Embroidery scissors, traditionally in the shape of a stork as they originated from the small snips midwives carried to cut the cords of babies. These have now developed into swan shapes or even unicorns and have a sharp point with thin blades to snip threads close to the fabric.

Appliqué scissors, also known as duckbill or knife edge scissors. These are a speciality tool for trimming excess fabric from your appliqué. I find these useful as they have a flat blade, in the shape fo a ducks bill, and a thin cutting blade. The flat edge sits against the base fabric allowing excess appliqué fabric to be trimmed without cutting into the background by accident. You can get a ‘close shave’ neatly. These are brilliant if you are planning on joining one of my Draw, Stitch and Trim appliqué workshops such as the Dragon workshop.

Appliqué or Duck Bill scissors

Snips are ideal for keeping close to your sewing machine for trimming threads and can be bought quite cheaply.

Pinking shears are a similar size to the flat shears described above but cut leaving a zig zag edge which helps prevent fraying. Useful in dressmaking but I don’t tend to use these in patchwork as they can lead to inaccuracy.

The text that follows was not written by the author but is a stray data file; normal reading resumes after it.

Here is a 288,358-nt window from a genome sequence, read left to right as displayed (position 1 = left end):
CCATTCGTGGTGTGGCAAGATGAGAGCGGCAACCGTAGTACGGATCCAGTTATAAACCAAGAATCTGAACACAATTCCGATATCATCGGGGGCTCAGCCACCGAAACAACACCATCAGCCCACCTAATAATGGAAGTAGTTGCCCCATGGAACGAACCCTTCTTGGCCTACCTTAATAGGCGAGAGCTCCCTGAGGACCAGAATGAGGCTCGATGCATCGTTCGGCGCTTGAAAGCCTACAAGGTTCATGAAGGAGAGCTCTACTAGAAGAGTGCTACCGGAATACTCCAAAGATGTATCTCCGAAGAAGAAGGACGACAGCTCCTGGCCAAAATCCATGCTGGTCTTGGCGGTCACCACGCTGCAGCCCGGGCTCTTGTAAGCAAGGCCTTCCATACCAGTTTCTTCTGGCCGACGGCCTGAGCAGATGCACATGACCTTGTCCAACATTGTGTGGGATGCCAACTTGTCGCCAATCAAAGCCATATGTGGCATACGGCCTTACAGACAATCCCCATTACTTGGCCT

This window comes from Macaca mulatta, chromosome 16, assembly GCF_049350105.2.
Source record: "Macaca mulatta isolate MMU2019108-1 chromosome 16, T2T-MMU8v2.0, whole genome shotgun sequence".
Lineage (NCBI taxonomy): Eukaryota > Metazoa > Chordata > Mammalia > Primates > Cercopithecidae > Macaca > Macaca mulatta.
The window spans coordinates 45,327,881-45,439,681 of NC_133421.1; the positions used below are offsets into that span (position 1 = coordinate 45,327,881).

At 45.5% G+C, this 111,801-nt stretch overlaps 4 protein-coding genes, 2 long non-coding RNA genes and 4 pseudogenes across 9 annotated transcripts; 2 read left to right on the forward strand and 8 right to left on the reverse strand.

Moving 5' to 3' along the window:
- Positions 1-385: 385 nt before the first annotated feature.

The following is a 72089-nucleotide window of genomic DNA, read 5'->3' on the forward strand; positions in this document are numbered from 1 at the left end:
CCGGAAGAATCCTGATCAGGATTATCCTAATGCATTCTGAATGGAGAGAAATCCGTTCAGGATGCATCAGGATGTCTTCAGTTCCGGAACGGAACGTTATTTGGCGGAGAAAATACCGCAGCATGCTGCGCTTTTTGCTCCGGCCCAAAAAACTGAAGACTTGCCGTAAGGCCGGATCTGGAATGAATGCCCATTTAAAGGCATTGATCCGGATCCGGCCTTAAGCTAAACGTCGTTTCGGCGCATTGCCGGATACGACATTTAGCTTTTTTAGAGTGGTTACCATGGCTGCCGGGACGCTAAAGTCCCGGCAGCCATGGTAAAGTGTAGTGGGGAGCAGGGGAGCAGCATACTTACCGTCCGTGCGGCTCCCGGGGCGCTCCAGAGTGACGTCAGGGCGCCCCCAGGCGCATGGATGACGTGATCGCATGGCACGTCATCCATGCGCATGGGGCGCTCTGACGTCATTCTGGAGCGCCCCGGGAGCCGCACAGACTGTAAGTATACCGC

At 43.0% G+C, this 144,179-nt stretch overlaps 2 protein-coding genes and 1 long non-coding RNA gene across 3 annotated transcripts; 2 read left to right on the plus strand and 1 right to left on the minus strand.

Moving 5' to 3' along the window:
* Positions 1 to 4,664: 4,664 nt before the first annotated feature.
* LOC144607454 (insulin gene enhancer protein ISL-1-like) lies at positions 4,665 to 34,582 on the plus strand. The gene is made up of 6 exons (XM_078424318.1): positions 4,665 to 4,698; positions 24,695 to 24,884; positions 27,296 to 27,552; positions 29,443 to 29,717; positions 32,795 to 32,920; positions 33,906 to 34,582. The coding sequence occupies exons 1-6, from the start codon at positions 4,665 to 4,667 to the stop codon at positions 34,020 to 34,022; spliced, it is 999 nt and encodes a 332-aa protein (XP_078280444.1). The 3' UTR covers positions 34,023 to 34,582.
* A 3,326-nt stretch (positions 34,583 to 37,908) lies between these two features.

Scissors can come with flat or serrated blades. Why? Because the serrated blades are great for slippery or delicate fabrics. The serration helps ‘hold’ the fabric as they cut, allowing greater accuracy with difficult fabrics.

This seems a long list but you really don’t have to have all of these at once. I would recommend a pair of shears or mid-sized scissors to start with. The old adage of get the best you can afford works here as these will last you years. Add a pair of embroidery scissors to your Christmas list and, as your sewing develops, you will then know which area of fabric crafting interests you most. You may decide that dressmaking is ‘your thing’ and get a pair of pinking shears. Perhaps you will fall in love with appliqué making a pair of duck bill scissors useful. As with our ‘stash’ of fabrics, our ‘stash’ of equipment tends to grow with time….